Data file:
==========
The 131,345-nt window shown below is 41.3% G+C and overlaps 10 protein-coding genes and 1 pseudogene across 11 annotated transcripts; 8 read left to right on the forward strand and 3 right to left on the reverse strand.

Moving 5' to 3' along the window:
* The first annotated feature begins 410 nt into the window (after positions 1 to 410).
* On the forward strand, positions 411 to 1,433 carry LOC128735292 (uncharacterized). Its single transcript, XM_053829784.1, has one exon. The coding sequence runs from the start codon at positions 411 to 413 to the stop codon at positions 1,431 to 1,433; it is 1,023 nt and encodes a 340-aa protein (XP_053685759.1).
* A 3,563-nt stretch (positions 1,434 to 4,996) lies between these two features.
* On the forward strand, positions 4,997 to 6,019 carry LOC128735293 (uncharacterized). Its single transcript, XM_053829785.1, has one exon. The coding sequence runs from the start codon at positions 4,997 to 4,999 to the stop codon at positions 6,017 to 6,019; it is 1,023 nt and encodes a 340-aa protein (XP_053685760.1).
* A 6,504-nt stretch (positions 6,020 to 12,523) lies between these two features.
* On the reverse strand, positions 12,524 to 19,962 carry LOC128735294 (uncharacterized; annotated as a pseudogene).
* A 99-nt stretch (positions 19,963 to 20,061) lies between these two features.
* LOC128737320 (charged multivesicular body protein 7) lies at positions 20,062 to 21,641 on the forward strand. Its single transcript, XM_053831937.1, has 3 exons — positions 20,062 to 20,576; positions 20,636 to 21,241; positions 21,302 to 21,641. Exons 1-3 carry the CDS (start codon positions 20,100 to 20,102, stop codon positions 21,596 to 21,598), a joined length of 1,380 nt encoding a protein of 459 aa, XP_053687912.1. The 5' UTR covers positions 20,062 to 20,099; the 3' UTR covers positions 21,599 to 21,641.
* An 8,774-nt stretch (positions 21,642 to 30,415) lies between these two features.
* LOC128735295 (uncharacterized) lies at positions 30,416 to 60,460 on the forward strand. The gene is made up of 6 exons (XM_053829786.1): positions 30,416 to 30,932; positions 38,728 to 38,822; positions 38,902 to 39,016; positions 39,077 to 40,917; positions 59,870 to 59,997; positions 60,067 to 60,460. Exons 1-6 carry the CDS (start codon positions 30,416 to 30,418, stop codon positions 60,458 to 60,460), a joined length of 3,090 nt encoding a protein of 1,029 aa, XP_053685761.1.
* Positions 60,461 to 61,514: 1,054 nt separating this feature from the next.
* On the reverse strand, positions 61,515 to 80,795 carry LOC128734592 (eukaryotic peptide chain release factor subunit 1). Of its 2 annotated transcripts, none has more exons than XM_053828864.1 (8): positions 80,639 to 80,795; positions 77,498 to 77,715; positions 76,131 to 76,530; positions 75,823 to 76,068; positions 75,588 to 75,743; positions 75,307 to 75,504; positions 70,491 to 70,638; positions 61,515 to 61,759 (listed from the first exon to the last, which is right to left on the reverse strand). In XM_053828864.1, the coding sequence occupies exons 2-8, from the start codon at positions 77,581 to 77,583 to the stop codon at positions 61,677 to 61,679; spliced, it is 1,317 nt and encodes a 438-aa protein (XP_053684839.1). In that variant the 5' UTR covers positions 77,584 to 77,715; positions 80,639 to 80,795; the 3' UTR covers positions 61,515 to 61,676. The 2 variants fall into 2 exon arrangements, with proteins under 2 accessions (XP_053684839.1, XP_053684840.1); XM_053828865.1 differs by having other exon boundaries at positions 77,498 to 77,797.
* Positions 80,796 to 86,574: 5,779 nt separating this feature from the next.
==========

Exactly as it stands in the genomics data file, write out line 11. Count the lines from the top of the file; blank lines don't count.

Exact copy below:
* An 8,774-nt stretch (positions 21,642 to 30,415) lies between these two features.